According to theorist Michael Heim, a virtual world is defined as a whole – not fragments, not a collection of parts, but a complete world – that is separate from a space we think of as “home.” “Home is the node from which we link to other places and other things…Home is the point of action and node of linkage“. This wholly cognitive division between the real and the virtual is what defines the space of the virtual. In this article, I have tried to undermine this division by describing narratological spaces that occupy the real, the virtual, and a thirdspace.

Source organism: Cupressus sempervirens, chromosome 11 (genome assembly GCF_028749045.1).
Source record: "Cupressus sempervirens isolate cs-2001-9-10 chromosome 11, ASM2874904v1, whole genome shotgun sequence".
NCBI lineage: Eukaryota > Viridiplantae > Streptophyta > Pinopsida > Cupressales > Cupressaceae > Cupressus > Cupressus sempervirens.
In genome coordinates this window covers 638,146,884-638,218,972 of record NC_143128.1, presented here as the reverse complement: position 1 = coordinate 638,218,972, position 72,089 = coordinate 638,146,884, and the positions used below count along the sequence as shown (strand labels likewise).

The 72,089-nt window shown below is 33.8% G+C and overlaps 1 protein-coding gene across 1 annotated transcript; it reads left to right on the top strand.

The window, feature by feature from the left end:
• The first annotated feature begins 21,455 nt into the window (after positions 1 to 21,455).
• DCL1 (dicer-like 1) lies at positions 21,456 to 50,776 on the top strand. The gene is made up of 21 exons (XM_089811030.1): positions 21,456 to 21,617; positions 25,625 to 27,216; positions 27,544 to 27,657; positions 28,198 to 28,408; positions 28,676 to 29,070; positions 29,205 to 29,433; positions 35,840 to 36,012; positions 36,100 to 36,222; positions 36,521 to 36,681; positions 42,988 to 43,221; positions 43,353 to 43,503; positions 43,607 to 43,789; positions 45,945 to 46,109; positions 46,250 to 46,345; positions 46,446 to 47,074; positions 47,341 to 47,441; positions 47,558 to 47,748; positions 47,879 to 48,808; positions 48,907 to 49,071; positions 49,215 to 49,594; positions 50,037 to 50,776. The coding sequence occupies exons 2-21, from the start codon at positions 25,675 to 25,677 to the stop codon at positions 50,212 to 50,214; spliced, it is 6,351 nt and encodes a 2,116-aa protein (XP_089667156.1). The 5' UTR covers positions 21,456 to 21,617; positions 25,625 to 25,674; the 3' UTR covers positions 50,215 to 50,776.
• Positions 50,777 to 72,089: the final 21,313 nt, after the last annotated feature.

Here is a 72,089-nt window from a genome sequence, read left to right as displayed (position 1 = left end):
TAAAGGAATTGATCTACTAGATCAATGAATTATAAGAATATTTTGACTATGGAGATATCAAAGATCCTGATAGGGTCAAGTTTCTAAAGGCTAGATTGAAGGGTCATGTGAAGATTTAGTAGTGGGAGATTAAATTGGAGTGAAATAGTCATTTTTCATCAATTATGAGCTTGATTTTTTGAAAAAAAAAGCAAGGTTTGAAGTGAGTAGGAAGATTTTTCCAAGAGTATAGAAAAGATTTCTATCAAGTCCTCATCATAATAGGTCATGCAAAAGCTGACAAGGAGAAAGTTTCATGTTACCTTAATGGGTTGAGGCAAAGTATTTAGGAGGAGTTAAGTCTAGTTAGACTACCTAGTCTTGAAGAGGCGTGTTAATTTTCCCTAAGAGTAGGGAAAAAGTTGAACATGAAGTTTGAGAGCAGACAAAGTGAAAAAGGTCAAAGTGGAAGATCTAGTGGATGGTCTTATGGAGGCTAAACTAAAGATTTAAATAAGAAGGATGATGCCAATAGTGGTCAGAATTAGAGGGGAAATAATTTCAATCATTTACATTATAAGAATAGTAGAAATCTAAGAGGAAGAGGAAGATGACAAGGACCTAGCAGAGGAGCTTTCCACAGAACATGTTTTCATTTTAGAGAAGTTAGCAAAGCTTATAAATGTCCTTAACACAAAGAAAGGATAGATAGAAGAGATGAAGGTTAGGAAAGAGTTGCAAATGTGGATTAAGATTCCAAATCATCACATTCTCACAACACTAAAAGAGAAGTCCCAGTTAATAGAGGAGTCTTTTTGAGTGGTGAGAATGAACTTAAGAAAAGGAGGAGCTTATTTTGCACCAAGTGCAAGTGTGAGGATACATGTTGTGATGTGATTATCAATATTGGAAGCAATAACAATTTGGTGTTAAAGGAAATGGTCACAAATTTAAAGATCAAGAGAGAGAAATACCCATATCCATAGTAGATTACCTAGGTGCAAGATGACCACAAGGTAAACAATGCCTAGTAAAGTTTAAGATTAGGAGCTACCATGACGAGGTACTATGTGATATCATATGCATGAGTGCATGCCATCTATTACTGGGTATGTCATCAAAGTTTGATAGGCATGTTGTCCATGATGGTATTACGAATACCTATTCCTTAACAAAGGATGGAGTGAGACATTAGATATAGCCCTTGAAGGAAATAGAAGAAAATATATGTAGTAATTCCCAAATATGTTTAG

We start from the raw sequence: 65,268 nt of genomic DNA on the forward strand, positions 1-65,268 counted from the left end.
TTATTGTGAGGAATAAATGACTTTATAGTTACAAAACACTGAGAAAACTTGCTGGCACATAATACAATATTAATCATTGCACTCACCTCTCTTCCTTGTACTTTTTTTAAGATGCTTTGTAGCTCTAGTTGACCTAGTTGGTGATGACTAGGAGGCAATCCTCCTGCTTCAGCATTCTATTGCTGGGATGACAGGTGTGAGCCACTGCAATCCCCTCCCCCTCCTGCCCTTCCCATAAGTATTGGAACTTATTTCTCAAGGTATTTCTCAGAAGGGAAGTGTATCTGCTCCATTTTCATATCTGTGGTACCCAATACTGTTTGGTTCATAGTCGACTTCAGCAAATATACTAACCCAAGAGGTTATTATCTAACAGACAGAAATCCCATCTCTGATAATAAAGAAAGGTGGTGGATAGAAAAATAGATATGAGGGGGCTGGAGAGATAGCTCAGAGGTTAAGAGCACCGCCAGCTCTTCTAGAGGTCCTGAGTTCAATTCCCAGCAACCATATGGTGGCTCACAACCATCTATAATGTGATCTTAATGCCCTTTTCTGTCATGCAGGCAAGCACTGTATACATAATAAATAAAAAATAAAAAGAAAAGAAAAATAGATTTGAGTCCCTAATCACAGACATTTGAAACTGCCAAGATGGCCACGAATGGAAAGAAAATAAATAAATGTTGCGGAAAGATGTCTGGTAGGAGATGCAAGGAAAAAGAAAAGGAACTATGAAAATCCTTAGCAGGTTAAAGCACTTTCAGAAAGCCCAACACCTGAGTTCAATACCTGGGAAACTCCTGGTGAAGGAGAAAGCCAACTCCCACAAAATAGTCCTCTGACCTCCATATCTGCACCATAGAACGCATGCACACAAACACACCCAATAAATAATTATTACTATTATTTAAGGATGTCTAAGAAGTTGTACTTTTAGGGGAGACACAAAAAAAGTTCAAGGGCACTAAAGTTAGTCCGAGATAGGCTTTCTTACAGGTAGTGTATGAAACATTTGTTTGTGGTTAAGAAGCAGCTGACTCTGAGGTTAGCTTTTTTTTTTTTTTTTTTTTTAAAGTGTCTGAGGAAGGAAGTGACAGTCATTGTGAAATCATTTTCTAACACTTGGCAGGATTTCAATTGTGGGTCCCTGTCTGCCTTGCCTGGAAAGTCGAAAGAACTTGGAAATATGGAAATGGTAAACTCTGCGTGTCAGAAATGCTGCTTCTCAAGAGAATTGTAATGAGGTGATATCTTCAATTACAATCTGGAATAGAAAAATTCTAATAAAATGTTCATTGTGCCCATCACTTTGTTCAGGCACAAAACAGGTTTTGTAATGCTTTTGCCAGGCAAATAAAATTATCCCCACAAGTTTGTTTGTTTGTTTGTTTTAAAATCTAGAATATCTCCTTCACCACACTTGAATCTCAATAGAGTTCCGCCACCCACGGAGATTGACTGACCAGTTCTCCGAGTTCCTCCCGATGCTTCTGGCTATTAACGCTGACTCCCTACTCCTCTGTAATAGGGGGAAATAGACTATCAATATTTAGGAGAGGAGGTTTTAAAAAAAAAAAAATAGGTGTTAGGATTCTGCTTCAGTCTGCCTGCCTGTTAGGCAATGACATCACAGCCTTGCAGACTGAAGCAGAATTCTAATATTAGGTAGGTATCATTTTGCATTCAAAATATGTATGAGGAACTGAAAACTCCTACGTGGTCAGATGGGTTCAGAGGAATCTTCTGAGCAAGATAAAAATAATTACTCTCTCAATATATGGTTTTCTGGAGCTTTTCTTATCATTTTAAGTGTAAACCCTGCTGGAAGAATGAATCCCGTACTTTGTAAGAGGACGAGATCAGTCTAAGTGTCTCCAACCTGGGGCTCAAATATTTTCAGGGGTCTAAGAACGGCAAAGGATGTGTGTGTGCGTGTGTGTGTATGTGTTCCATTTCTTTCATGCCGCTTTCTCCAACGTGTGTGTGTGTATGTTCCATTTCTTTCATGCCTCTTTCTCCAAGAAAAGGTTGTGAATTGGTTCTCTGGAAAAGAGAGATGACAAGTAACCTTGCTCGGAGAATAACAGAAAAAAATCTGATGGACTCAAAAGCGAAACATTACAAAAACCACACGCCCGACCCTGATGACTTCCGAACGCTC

The users who participate in Internet story networks are savvy students of media and storytelling. They spend as much time analyzing and commenting upon storyworlds as they do contributing content to them, and as the stories of Bree and Maddison Atkins demonstrate, the users are invested in these narratives as something more than stories that take place somewhere else, inside a television set, on a computer screen, printed on a page. The world of these stories is their own world, and it is both virtual and real, physical and imagined. This blending is possible because, as many media theorists have argued, from Baudrillard onward, we are already immersed in the hyperreal. Not only is the simulacrum a reality, it has become the very node that constitutes “home,” and thankfully, users have begun to play with it.